Which cultural group did Ötzi belong to?
The uniqueness of the find makes its cultural classification extremely daunting. The lack of ceramics in particular makes the task even harder.
In prehistoric times, cultural affiliation was expressed mainly by typical receptacle shapes and decorations.
Based on scant Copper Age finds discovered in what is today South Tyrol, everything indicates that Ötzi was a member of the first independent Alpine cultural group, Tamins-Carasso-Isera 5.
Emerging during the last centuries of the fourth millennium BC, this group is characterized by simple ceramic vessels decorated with edging, notches and rows of dots.The dead were buried in mass graves in caves or below rocky ledges.
There was also a strong influence from the Remnedello culture, which flourished at the same time in the Po Valley. It takes its name from the graveyard of Remedello Sotto situated southwest of Lake Garda. The graves consist of oval-shaped earth mounds. Buried along with the men were arrowheads, daggers, axes and items of jewellery. Clear social differentiation can be seen: only 17% of the axes and 13% of the daggers had copper blades, the remaining being made of either serpentine stone or flint. The burial items in some graves look astonishingly similar to Ötzi’s equipment.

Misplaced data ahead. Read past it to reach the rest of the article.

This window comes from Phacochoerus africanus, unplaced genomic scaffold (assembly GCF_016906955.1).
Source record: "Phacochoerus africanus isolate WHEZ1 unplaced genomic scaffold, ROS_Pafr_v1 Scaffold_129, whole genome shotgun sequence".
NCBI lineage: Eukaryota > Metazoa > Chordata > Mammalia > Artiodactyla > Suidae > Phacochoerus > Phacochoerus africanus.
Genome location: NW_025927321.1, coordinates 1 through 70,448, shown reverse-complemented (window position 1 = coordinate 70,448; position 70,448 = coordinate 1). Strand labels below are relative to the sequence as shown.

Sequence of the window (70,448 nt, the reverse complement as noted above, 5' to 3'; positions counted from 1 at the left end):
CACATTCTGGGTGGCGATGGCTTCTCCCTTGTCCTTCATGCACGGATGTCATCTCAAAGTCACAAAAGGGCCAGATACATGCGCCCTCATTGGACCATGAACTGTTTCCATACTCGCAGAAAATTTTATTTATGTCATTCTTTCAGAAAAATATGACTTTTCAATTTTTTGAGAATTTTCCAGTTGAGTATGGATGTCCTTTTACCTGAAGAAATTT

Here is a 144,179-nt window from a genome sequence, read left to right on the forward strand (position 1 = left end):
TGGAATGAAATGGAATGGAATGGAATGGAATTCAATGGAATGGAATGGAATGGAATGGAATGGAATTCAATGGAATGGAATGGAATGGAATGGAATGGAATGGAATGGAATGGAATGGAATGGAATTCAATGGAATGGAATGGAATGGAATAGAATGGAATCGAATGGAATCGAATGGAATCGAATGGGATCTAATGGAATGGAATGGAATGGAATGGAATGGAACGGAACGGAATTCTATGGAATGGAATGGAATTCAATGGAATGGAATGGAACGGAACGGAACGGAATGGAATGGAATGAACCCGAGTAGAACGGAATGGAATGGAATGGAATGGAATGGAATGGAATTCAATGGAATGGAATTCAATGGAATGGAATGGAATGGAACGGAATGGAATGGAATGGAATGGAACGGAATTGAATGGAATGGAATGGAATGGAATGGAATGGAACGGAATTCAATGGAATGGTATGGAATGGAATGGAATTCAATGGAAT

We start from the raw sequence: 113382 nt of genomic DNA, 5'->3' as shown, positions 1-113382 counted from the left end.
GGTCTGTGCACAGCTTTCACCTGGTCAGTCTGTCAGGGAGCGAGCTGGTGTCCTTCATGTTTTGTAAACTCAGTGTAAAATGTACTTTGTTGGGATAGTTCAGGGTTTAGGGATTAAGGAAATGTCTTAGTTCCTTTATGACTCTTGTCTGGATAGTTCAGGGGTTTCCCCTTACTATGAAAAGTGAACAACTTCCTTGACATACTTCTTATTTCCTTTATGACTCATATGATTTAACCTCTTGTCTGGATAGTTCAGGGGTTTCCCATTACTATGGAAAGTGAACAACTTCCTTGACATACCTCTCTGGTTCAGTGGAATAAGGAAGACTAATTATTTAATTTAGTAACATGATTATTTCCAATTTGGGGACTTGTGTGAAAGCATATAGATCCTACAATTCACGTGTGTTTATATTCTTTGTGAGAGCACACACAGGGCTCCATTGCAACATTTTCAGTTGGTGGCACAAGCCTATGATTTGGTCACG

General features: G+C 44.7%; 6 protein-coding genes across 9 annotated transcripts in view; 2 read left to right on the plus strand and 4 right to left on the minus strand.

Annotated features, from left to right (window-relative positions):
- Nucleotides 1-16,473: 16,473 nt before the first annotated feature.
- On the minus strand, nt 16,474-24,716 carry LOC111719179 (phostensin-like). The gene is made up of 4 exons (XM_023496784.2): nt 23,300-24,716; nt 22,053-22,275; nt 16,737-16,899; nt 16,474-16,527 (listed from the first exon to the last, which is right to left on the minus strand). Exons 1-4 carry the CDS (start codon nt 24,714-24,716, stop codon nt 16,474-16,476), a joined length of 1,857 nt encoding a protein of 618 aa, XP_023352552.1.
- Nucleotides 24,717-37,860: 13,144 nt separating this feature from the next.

Among the other cultures existing in Ötzi’s time were the Horben culture in Switzerland and the Baden culture in Austria. In Bavaria, the Altheim and Chamer culture extended as far as the Inn Valley in Tyrol.